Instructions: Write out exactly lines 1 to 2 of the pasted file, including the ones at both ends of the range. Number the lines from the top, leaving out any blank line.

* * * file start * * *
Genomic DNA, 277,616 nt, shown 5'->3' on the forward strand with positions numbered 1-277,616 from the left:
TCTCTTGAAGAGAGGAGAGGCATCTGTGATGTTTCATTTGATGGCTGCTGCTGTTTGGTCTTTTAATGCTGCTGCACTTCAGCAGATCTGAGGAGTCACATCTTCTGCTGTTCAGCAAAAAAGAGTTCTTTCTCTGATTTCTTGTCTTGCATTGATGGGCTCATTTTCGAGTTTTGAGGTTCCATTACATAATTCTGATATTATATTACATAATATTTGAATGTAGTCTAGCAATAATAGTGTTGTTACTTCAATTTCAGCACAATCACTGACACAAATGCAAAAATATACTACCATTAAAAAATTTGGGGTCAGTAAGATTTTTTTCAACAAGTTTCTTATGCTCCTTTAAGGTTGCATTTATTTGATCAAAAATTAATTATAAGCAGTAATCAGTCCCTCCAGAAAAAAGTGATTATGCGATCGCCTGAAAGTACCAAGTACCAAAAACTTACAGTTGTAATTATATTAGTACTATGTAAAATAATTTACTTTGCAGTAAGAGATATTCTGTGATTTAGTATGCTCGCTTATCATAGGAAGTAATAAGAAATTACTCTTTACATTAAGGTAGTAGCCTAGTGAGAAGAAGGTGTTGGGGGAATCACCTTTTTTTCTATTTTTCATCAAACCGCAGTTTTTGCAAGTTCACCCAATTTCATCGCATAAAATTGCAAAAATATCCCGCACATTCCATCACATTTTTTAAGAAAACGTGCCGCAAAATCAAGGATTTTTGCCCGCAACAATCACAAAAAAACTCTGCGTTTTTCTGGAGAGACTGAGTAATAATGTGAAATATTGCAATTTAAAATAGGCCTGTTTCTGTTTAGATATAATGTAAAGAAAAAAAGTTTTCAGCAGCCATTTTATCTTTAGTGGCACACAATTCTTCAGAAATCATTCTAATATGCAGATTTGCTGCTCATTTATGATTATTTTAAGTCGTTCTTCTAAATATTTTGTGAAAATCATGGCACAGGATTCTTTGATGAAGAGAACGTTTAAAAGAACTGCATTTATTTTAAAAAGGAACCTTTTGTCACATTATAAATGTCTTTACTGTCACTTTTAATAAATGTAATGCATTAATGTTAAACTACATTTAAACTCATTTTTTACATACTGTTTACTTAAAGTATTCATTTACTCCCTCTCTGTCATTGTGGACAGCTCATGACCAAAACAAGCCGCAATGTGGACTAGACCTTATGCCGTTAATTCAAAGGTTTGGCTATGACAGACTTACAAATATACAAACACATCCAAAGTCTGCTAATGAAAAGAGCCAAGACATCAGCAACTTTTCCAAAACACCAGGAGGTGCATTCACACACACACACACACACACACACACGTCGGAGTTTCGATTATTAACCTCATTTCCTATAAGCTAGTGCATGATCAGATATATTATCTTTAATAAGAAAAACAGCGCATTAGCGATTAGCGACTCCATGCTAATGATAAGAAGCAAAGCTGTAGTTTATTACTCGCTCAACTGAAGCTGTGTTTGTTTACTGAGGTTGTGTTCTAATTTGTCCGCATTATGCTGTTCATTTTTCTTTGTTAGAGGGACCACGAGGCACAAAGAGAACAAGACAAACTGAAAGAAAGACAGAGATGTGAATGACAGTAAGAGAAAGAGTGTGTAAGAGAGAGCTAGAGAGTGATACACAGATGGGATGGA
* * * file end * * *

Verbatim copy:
Genomic DNA, 277,616 nt, shown 5'->3' on the forward strand with positions numbered 1-277,616 from the left:
TCTCTTGAAGAGAGGAGAGGCATCTGTGATGTTTCATTTGATGGCTGCTGCTGTTTGGTCTTTTAATGCTGCTGCACTTCAGCAGATCTGAGGAGTCACATCTTCTGCTGTTCAGCAAAAAAGAGTTCTTTCTCTGATTTCTTGTCTTGCATTGATGGGCTCATTTTCGAGTTTTGAGGTTCCATTACATAATTCTGATATTATATTACATAATATTTGAATGTAGTCTAGCAATAATAGTGTTGTTACTTCAATTTCAGCACAATCACTGACACAAATGCAAAAATATACTACCATTAAAAAATTTGGGGTCAGTAAGATTTTTTTCAACAAGTTTCTTATGCTCCTTTAAGGTTGCATTTATTTGATCAAAAATTAATTATAAGCAGTAATCAGTCCCTCCAGAAAAAAGTGATTATGCGATCGCCTGAAAGTACCAAGTACCAAAAACTTACAGTTGTAATTATATTAGTACTATGTAAAATAATTTACTTTGCAGTAAGAGATATTCTGTGATTTAGTATGCTCGCTTATCATAGGAAGTAATAAGAAATTACTCTTTACATTAAGGTAGTAGCCTAGTGAGAAGAAGGTGTTGGGGGAATCACCTTTTTTTCTATTTTTCATCAAACCGCAGTTTTTGCAAGTTCACCCAATTTCATCGCATAAAATTGCAAAAATATCCCGCACATTCCATCACATTTTTTAAGAAAACGTGCCGCAAAATCAAGGATTTTTGCCCGCAACAATCACAAAAAAACTCTGCGTTTTTCTGGAGAGACTGAGTAATAATGTGAAATATTGCAATTTAAAATAGGCCTGTTTCTGTTTAGATATAATGTAAAGAAAAAAAGTTTTCAGCAGCCATTTTATCTTTAGTGGCACACAATTCTTCAGAAATCATTCTAATATGCAGATTTGCTGCTCATTTATGATTATTTTAAGTCGTTCTTCTAAATATTTTGTGAAAATCATGGCACAGGATTCTTTGATGAAGAGAACGTTTAAAAGAACTGCATTTATTTTAAAAAGGAACCTTTTGTCACATTATAAATGTCTTTACTGTCACTTTTAATAAATGTAATGCATTAATGTTAAACTACATTTAAACTCATTTTTTACATACTGTTTACTTAAAGTATTCATTTACTCCCTCTCTGTCATTGTGGACAGCTCATGACCAAAACAAGCCGCAATGTGGACTAGACCTTATGCCGTTAATTCAAAGGTTTGGCTATGACAGACTTACAAATATACAAACACATCCAAAGTCTGCTAATGAAAAGAGCCAAGACATCAGCAACTTTTCCAAAACACCAGGAGGTGCATTCACACACACACACACACACACACACACGTCGGAGTTTCGATTATTAACCTCATTTCCTATAAGCTAGTGCATGATCAGATATATTATCTTTAATAAGAAAAACAGCGCATTAGCGATTAGCGACTCCATGCTAATGATAAGAAGCAAAGCTGTAGTTTATTACTCGCTCAACTGAAGCTGTGTTTGTTTACTGAGGTTGTGTTCTAATTTGTCCGCATTATGCTGTTCATTTTTCTTTGTTAGAGGGACCACGAGGCACAAAGAGAACAAGACAAACTGAAAGAAAGACAGAGATGTGAATGACAGTAAGAGAAAGAGTGTGTAAGAGAGAGCTAGAGAGTGATACACAGATGGGATGGA